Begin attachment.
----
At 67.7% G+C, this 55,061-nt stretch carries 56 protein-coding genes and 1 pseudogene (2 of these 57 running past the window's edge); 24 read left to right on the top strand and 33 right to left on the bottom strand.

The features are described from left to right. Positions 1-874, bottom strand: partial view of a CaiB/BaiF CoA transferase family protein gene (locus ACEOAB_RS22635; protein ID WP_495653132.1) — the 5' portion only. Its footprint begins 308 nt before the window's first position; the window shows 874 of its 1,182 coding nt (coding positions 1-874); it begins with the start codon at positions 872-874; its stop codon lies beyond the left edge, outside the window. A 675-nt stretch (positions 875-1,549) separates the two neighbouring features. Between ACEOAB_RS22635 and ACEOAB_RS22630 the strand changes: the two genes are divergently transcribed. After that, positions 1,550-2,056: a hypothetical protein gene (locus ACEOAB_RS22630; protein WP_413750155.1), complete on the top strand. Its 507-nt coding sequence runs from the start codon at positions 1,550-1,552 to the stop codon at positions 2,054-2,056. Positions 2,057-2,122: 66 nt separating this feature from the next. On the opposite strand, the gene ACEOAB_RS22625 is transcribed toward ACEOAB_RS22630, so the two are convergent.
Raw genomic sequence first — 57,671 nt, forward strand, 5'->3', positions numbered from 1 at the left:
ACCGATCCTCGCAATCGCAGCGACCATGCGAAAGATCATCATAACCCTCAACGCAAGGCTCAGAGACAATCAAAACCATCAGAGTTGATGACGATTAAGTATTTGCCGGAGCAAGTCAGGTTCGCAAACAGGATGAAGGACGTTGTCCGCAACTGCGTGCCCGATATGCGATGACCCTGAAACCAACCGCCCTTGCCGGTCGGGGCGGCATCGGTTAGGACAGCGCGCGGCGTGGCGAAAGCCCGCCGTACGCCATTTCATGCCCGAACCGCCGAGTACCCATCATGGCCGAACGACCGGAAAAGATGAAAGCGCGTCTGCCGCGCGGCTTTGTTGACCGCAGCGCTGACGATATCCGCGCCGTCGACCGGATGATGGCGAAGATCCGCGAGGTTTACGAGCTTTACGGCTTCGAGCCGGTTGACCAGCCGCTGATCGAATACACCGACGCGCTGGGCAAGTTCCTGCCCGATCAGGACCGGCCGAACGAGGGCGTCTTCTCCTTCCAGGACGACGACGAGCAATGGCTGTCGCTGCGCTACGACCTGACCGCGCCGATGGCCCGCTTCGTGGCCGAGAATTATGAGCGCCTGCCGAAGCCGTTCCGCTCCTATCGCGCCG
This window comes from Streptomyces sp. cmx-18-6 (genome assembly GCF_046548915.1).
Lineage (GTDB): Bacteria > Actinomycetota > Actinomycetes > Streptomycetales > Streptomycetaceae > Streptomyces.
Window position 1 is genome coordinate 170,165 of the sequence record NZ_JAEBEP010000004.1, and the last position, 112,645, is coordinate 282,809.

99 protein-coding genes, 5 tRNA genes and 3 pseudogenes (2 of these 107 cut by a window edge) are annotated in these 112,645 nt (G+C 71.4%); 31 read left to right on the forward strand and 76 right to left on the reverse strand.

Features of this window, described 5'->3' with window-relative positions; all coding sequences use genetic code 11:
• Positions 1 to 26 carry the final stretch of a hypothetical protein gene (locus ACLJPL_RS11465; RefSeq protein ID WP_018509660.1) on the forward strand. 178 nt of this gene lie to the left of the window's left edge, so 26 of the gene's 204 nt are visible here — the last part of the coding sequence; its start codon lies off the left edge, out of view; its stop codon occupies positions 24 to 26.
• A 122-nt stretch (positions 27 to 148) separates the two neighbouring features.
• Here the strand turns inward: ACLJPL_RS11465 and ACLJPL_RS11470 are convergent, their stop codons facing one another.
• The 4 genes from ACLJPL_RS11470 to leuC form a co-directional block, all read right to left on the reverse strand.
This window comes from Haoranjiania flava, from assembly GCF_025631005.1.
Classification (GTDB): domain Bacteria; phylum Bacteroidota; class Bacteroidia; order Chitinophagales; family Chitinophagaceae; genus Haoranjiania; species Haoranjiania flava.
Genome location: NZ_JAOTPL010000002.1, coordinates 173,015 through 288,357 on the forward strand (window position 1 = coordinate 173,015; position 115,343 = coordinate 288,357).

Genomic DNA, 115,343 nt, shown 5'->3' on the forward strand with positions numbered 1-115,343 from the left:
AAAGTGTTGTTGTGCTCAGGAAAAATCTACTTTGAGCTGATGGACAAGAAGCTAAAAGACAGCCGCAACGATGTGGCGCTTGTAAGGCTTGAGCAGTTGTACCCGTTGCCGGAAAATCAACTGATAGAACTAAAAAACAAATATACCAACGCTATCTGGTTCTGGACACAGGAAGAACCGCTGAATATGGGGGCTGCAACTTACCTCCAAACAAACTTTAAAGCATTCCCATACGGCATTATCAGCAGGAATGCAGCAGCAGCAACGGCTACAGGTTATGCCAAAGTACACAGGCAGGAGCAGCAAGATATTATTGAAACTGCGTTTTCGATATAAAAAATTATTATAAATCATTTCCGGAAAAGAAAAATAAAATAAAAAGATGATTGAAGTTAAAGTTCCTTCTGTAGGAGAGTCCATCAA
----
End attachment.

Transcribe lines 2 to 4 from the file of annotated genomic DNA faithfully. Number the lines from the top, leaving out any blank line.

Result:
The features are described from left to right. Positions 1-874, bottom strand: partial view of a CaiB/BaiF CoA transferase family protein gene (locus ACEOAB_RS22635; protein ID WP_495653132.1) — the 5' portion only. Its footprint begins 308 nt before the window's first position; the window shows 874 of its 1,182 coding nt (coding positions 1-874); it begins with the start codon at positions 872-874; its stop codon lies beyond the left edge, outside the window. A 675-nt stretch (positions 875-1,549) separates the two neighbouring features. Between ACEOAB_RS22635 and ACEOAB_RS22630 the strand changes: the two genes are divergently transcribed. After that, positions 1,550-2,056: a hypothetical protein gene (locus ACEOAB_RS22630; protein WP_413750155.1), complete on the top strand. Its 507-nt coding sequence runs from the start codon at positions 1,550-1,552 to the stop codon at positions 2,054-2,056. Positions 2,057-2,122: 66 nt separating this feature from the next. On the opposite strand, the gene ACEOAB_RS22625 is transcribed toward ACEOAB_RS22630, so the two are convergent.
Raw genomic sequence first — 57,671 nt, forward strand, 5'->3', positions numbered from 1 at the left:
ACCGATCCTCGCAATCGCAGCGACCATGCGAAAGATCATCATAACCCTCAACGCAAGGCTCAGAGACAATCAAAACCATCAGAGTTGATGACGATTAAGTATTTGCCGGAGCAAGTCAGGTTCGCAAACAGGATGAAGGACGTTGTCCGCAACTGCGTGCCCGATATGCGATGACCCTGAAACCAACCGCCCTTGCCGGTCGGGGCGGCATCGGTTAGGACAGCGCGCGGCGTGGCGAAAGCCCGCCGTACGCCATTTCATGCCCGAACCGCCGAGTACCCATCATGGCCGAACGACCGGAAAAGATGAAAGCGCGTCTGCCGCGCGGCTTTGTTGACCGCAGCGCTGACGATATCCGCGCCGTCGACCGGATGATGGCGAAGATCCGCGAGGTTTACGAGCTTTACGGCTTCGAGCCGGTTGACCAGCCGCTGATCGAATACACCGACGCGCTGGGCAAGTTCCTGCCCGATCAGGACCGGCCGAACGAGGGCGTCTTCTCCTTCCAGGACGACGACGAGCAATGGCTGTCGCTGCGCTACGACCTGACCGCGCCGATGGCCCGCTTCGTGGCCGAGAATTATGAGCGCCTGCCGAAGCCGTTCCGCTCCTATCGCGCCG